Justin sees a much better life, for himself. He is confident in his choice to not use drugs. “With drugs, I can’t determine what I want; it takes away your own will. The first high was the best. After that you will never get it again.” Justin is planning to go to American River College and get a job. In the near future, he plans to move in with his older sister, and work at a McDonald’s and Subway near by. He is plans to use an AB12 stipend to help with his living expenses while he goes to school.
Carlos F., 15 years old
Carlos was born in San Diego and spent his early childhood years in Mexico. He returned to San Diego when he was eight years old. His dad was abusive and he spent a lot of time living with his grandmother. “My grandmother pretty much raised me,” he said.
Eventually Carlos became involved with gangs. He told me that the gangs gave him the father figure he never had, and it involved using drugs. “Gangs felt like it was my family,” he said, “You know, we got each other’s back.”
Eventually he moved in with his mom and his step dad and two step sisters. “But I didn’t appreciate my step dad,” he said. “I was hanging out with my friends and doing drugs.” Carlos was sent away to live with an uncle in another town, and was arrested for assault and ran away from the placement homes. Eventually he landed at Koinonia and has been sober for 10 months, and is starting to get along with his step dad.
Carlos envisions himself becoming the father he didn’t have growing up. “I will not spoil them and I will not put them down,” he said. “I will teach my children there are consequences for choices, and good things can come from good choices.”
Carlos plans to finish the program at Koinonia, get off probation, go to school, and listen to his parents. “I try to stay focused on the positive,” he said. “I want to be the brother my sisters deserve. I want to make my parents and my grandma proud.”
Kyle M., 18 years old
When Kyle’ was two years old, his dad left. He moved to Oklahoma. Kyle was 13 years old when he met him again. “My mom married, and I had a step dad, but I always kept looking for someone else,” Kyle said. Kyle has a younger sister (13) and brother (9). Kyle has been to seven different high schools in the last three years, and he is on probation. He had struggled with depression; his 3-year-relationship with his girlfriend ended and his step dad had heart surgery. To cope with stress, he was using weed and alcohol. Kyle’s step dad never gave up on him. “When I crashed the new dirt bike my step dad bought me for my birthday, he didn’t get mad. He was there for me.”
“I used to be an atheist,” Kyle said. “Now I believe in God. I had a dream that opened my eyes about beliefs and I just started reading the Bible.” According to Kyle, the Bible changes his thought process. “I react to things differently,” he said. “Peace is knowing what you don’t have control over. Now I am working on myself, to make myself better.”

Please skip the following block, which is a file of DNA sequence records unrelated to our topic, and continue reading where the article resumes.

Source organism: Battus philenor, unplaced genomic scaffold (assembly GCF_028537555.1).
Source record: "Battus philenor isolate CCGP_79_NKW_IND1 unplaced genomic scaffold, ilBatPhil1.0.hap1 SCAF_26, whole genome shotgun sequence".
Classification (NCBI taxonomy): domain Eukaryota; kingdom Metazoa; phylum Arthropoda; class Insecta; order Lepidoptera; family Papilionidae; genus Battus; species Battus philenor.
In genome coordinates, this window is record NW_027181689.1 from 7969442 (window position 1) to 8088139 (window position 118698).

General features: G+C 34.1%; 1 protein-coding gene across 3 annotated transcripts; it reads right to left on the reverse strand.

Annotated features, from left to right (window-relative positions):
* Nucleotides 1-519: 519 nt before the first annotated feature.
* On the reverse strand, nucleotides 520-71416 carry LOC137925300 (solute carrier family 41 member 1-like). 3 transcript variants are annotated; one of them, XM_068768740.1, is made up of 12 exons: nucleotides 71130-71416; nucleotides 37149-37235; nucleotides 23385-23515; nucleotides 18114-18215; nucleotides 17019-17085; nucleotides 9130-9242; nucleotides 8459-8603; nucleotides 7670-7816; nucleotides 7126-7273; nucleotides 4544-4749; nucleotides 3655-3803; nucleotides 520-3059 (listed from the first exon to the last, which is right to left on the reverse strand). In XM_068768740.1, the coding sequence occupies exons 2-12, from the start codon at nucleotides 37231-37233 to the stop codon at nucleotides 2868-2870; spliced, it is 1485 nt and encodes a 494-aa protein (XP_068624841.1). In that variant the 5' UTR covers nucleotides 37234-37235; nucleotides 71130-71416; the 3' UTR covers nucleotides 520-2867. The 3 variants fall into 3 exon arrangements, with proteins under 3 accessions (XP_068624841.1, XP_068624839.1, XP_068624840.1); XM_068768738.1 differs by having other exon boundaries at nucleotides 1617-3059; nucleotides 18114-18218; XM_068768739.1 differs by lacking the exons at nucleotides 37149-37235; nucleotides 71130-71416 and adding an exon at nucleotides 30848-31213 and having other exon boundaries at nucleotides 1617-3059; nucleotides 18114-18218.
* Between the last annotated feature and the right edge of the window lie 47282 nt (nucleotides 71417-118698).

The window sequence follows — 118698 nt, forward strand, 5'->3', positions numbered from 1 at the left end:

Kyle acknowledged that he caused his mother a lot of pain; it is a lingering regret. But he is sober now and sees a future that includes graduation from high school, and possibly sign up for armed services. He is also thinking about Sierra College classes in graphic mechanical design.
Gaia’s dad was largely absent. “He was not really interested in me,” she said. “It angers me.” Gaia envisions someday having a husband who will not do drugs, and will make a home with her. She wants to marry one time and stay married.
Natalie has a 20-month old son who lives in another town until she has completed this program. His dad was abusive and they are not together. “I keep finding pieces of my dad in guys. I talk to my dad, but I don’t know him.” Natalie was searching to fill a void with the wrong type of guy. Today she wants to break the cycle and find the right kind of father. Here is her daddy list (for her son):
- Treating me with respect
- Playing with my son
- Good role model
- Strong – protecting our family
Danielle does not have relationships with her mom or dad. She was raised by her grandmother. When she did meet her dad, she was 15 years old. The question that haunted her was “What did I do wrong that he chose the drugs over me?” When she was living with her dad he treated her more like a friend. “I called him by his first name,” she said. “And then he would physically try to discipline me, so I left.”
Danielle said she had been looking for love in all the wrong places. She came to view men as all the same: users. “I didn’t know what a father is,” she said.
Today Danielle looks to a future where she can find a man who is honest, reliable and is trustworthy. “I want to feel safe,” she said.
Dallas, 17 (no photo release available at time of publication)
Dallas’ father was in and out of her life. In her early childhood years, her mom and dad were living together. “I love my dad,” she said. “He was like a friend. He has an alcohol problem and was in and out of jail.” My grandmother made sure me and my sisters went to school and had food,” she said. “she was a father figure to me.”
When she was 13, her dad went into jail and she went into foster care. (Her mother is incarcerated in another state.) He was released last year, but she has not talked to him yet.
Dallas listed her qualities in a husband and father:
- No drugs
- Honest with me and himself
- No need to hide anything
- Compliments me
- Helps with cleaning and dinner
“I want a guy that will open up to me and spend time with me,” she said.
Return to Table of Contents: 2013 Winter Edition of Family Business Quarterly